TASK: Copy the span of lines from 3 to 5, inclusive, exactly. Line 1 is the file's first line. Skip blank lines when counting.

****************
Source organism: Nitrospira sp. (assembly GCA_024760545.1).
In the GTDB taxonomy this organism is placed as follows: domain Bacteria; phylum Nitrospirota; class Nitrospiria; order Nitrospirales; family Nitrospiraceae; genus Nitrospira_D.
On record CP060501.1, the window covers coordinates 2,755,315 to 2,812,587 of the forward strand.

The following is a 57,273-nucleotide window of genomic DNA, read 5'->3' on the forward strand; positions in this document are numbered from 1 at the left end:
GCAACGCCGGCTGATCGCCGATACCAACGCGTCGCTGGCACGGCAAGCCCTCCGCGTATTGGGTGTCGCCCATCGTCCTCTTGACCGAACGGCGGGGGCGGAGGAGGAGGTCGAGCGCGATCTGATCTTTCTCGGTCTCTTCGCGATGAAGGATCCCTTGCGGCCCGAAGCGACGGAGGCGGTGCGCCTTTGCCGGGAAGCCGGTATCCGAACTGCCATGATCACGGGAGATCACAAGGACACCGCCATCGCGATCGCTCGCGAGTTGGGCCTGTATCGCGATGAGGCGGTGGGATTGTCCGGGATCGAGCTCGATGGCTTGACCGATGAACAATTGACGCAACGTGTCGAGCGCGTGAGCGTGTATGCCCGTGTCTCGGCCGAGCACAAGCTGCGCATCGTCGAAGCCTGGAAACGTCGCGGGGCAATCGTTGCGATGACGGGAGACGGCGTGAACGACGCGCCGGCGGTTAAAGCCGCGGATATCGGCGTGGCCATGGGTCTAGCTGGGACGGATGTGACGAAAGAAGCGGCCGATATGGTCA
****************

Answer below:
On record CP060501.1, the window covers coordinates 2,755,315 to 2,812,587 of the forward strand.

The following is a 57,273-nucleotide window of genomic DNA, read 5'->3' on the forward strand; positions in this document are numbered from 1 at the left end:
GCAACGCCGGCTGATCGCCGATACCAACGCGTCGCTGGCACGGCAAGCCCTCCGCGTATTGGGTGTCGCCCATCGTCCTCTTGACCGAACGGCGGGGGCGGAGGAGGAGGTCGAGCGCGATCTGATCTTTCTCGGTCTCTTCGCGATGAAGGATCCCTTGCGGCCCGAAGCGACGGAGGCGGTGCGCCTTTGCCGGGAAGCCGGTATCCGAACTGCCATGATCACGGGAGATCACAAGGACACCGCCATCGCGATCGCTCGCGAGTTGGGCCTGTATCGCGATGAGGCGGTGGGATTGTCCGGGATCGAGCTCGATGGCTTGACCGATGAACAATTGACGCAACGTGTCGAGCGCGTGAGCGTGTATGCCCGTGTCTCGGCCGAGCACAAGCTGCGCATCGTCGAAGCCTGGAAACGTCGCGGGGCAATCGTTGCGATGACGGGAGACGGCGTGAACGACGCGCCGGCGGTTAAAGCCGCGGATATCGGCGTGGCCATGGGTCTAGCTGGGACGGATGTGACGAAAGAAGCGGCCGATATGGTCA